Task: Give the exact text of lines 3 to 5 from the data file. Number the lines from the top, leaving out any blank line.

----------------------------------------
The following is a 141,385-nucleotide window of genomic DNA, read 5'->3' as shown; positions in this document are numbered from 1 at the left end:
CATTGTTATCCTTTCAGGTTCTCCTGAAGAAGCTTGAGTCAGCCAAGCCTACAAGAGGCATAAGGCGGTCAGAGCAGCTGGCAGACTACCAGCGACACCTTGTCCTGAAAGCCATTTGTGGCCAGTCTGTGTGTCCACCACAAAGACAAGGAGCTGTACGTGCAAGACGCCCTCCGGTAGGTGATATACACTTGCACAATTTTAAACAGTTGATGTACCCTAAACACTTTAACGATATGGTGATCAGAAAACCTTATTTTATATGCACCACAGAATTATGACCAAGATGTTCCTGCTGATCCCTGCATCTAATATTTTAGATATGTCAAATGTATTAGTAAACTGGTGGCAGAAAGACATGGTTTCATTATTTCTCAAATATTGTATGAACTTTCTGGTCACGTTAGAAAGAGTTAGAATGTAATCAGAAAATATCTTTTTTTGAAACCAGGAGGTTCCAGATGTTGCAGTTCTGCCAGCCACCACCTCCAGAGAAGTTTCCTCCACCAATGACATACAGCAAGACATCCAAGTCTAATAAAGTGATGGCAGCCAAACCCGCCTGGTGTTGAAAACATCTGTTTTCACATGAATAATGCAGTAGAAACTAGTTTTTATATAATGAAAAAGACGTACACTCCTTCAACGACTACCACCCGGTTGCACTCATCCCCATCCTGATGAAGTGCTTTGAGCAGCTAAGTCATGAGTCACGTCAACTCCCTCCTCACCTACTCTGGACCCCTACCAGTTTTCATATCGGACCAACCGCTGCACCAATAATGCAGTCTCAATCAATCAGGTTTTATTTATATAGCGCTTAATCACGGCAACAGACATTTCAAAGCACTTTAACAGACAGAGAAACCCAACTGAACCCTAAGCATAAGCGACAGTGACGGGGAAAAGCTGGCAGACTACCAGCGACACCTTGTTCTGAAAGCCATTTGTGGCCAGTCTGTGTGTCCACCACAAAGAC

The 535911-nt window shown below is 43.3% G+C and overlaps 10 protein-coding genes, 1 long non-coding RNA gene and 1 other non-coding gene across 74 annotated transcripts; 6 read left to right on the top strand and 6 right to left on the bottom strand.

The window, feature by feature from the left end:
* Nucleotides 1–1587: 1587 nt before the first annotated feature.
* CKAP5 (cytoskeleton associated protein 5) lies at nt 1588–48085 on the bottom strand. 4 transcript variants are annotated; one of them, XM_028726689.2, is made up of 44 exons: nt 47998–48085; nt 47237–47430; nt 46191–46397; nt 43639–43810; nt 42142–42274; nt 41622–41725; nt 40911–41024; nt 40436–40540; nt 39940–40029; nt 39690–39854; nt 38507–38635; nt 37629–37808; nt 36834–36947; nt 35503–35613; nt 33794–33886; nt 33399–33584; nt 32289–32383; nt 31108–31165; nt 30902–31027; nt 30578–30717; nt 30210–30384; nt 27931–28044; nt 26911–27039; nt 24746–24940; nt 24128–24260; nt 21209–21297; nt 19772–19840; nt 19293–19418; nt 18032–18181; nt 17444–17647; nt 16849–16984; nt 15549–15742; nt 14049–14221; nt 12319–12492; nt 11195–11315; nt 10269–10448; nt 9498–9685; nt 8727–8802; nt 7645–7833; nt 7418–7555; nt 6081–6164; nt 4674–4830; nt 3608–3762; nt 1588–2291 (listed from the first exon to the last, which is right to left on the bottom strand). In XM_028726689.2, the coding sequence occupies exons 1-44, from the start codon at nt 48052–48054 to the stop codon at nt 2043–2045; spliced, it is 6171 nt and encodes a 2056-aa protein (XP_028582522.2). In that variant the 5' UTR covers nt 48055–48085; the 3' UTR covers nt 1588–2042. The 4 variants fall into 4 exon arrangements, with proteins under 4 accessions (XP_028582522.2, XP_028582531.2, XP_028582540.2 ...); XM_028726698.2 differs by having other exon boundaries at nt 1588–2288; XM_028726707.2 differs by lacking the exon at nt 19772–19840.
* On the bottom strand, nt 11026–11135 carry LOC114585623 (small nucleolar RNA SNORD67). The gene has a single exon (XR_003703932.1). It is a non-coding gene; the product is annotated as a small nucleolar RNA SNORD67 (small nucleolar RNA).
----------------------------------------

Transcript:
The 535911-nt window shown below is 43.3% G+C and overlaps 10 protein-coding genes, 1 long non-coding RNA gene and 1 other non-coding gene across 74 annotated transcripts; 6 read left to right on the top strand and 6 right to left on the bottom strand.

The window, feature by feature from the left end:
* Nucleotides 1–1587: 1587 nt before the first annotated feature.